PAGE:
Saturday, February 1, 2020
I think about the question of employee status, under workers’ compensation statutes and elsewhere, as in part a contest between the actual working class (and its advocates), and a class of purported “exceptionals” who hyper-focus and insist upon preserving their “liberty” to “hit” the lottery by becoming part of the one percent. Why would someone opt for a world bereft of law and without limits? Well, you might get lucky. You might not be the one to suffer a workplace injury (among other things). And so, even though as a matter of pure probability you will almost certainly never become part of the one percent utterly without need of the social contract, you identify with them: those who must be motivated by noblesse oblige and are rightfully—you contend—beyond the law. You argue that you have no need of nanny-state protections like “employee status.” Now I am not for demonizing your irrational exuberance, but neither am I for subsidizing it. Hence my resistance to a world without employees and full of lots (and lots) of underinsured, “independent” contractors.
A bill currently sits in the New York Senate, Senate Bill S6699A sponsored by Robert Jackson of the 31st Senate District. The bill reads in relevant part (that is, as it relates to workers’ compensation),
4. Subdivision 6 of section 201 of the workers' compensation law is amended by adding a new paragraph E to read as follows:
1. (A) The term “employment” includes, unless specifically excluded by a provision of this subdivision, any service by a person providing labor or services for remuneration unless the hiring entity demonstrates that all of the following conditions are satisfied:
(i) the person is free from the control and direction of the hiring entity in connection with the performance of the work, both under the contract for the performance of the work and in fact; and
(ii) the person performs work that is outside the usual course of the hiring entity's business; and
(iii) the person is customarily engaged in an independently established trade, occupation, or business of the same nature as that involved in the work performed.
(B) For the purposes of this section, any person providing labor or services for remuneration pursuant to subparagraph (A) of this paragraph shall be considered an employee rather than an independent contractor.
5. This act shall take effect immediately.
This is essentially the ABC test/California’s AB-5, and represents the continuation of a struggle unlikely to abate soon. One of the public comments on the bill, located on the NY Senate’s website, argues that the proposed law is likely to harm the very people that it seeks to help. The commenter contends that the bill alarms “freelancers and self-employed people” who are not exploited but are “happy, productive people who have chosen freelance for a reason.” Artists, writers, and digital developers are cited as examples. Forcing enterprises to provide them with workers’ compensation coverage will purportedly interfere with their happiness (presumably by compelling the enterprises to stop using their services).
The commenter in my view precisely states the issue, but may misapprehend the analysis of the overall situation. If you think that most of the economy is, or will soon be, comprised mainly of, artists, writers, digital developers, and other such generally happy and productive people, then the actions of the California Assembly, and now potentially the New York legislature, seem incomprehensible. Why pass laws that would damage the economic fortunes of most workers (by forcing companies to go out of business rather than succumb to regulation)? Yet what would help most workers? This bill? Or the current state of affairs allowing enterprises to so easily categorize their workers as independent contractors? Is the greater evil that certain enterprises could be forced to prove that the economic reality of the working conditions they supply do not amount to an employment relationship; or is it that many workers who should be classified as employees are not because of artful manipulations of the current legal system? Maybe legislatures, particularly in very large states, are becoming suspicious that most workers are not participating in some golden-age, creative-class adventure; and that the ever-encroaching Gig economy has little to do with a new economy, and everything to do with the very old game of regulatory evasion.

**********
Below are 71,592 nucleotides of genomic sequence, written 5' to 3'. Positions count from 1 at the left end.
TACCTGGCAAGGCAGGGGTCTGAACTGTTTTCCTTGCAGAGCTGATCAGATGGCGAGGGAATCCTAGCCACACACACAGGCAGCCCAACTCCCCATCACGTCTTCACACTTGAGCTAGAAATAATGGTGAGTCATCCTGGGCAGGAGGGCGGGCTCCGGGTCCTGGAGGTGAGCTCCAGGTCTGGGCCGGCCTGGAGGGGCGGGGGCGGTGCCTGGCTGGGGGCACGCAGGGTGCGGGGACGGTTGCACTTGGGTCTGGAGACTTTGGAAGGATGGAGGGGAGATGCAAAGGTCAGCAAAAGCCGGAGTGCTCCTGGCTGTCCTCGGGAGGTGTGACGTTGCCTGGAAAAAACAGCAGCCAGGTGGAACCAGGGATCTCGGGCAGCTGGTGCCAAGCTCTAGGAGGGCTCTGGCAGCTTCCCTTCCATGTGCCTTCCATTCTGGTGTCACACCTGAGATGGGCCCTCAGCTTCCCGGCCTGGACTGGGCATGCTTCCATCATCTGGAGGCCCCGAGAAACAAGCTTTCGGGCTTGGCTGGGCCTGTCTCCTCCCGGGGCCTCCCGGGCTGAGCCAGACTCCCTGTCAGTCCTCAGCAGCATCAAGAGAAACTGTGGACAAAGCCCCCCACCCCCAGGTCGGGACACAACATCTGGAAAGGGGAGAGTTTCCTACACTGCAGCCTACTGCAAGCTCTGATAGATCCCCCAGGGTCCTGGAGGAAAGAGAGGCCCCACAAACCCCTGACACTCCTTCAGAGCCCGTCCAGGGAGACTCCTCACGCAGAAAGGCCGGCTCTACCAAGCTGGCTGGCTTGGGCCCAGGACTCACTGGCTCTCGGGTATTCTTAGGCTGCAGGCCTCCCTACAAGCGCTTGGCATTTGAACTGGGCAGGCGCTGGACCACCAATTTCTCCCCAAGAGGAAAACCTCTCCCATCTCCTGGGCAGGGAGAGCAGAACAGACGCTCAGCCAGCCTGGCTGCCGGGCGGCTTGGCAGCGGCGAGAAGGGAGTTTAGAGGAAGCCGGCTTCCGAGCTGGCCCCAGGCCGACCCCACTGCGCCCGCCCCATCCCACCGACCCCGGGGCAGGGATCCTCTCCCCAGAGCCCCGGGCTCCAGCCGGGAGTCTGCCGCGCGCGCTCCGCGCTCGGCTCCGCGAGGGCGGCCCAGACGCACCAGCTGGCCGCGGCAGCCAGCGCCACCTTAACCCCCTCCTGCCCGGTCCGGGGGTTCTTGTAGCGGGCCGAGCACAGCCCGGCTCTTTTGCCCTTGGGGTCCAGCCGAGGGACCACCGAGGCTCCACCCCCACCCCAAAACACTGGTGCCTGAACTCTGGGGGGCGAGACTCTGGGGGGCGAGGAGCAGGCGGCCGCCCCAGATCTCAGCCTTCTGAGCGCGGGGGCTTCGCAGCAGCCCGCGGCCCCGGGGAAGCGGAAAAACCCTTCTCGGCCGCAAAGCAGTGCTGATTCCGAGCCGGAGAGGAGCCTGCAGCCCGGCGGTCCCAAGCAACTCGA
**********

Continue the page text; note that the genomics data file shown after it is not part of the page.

Here is a factual portrait of our economy: according to a recent Brookings study, more than 53 million people—44% of all workers aged 18-64—are low-wage workers and earn median hourly wages of $10.22 and median annual earnings of $17,950. Please don’t try to persuade me that these workers are philosophically in favor of low-paying, precarious, but “flexible” work. Pundits can call it what they want. I call it unacceptable. And this explosion of staggering inequality has occurred during the Gig economy. Legislators are entitled (indeed have the duty) not to be willfully blind to the obvious. So, yes, a golden age of flexible, creative work may be just on the horizon, and laws making it harder to “de-employee” society may turn out to be mechanisms frustrating the development of such an Age of Pericles. Or current law facilitating bad actors’ bad actions in obliterating the employment relation to avoid as much regulation as possible may be the veritable “man behind the curtain.”
There is no denying that the lottery class prefers an employee-less world that preserves the maximal liberty of those for whom members of the class de facto work to “produce” according to whim—jeux sans frontiers. The question I have for this class is whether it collectively imagines that others will abandon the rule of law to preserve its “right” to try to hit the lottery. The lottery class should not be surprised if the slumbering giant of our democracy chooses instead to deploy the “disruption” of the rule of law.
Michael C. Duff